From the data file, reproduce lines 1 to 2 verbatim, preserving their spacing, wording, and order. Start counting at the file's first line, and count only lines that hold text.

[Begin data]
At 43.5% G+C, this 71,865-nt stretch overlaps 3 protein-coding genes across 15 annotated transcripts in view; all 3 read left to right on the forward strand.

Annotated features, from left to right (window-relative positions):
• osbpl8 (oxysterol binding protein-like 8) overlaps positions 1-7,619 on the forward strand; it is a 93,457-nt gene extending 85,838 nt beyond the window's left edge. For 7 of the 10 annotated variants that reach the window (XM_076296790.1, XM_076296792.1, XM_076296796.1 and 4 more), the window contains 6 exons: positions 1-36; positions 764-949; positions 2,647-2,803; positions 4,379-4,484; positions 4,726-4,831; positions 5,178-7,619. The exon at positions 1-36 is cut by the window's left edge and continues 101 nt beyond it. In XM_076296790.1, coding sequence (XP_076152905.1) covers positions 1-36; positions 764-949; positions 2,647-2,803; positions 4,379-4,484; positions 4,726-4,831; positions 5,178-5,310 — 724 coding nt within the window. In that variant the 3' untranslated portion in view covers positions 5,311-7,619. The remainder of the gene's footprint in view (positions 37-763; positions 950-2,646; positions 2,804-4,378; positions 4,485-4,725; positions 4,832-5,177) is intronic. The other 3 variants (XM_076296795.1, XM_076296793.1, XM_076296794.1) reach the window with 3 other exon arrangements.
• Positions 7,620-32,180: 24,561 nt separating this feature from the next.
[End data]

At 43.5% G+C, this 71,865-nt stretch overlaps 3 protein-coding genes across 15 annotated transcripts in view; all 3 read left to right on the forward strand.

Annotated features, from left to right (window-relative positions):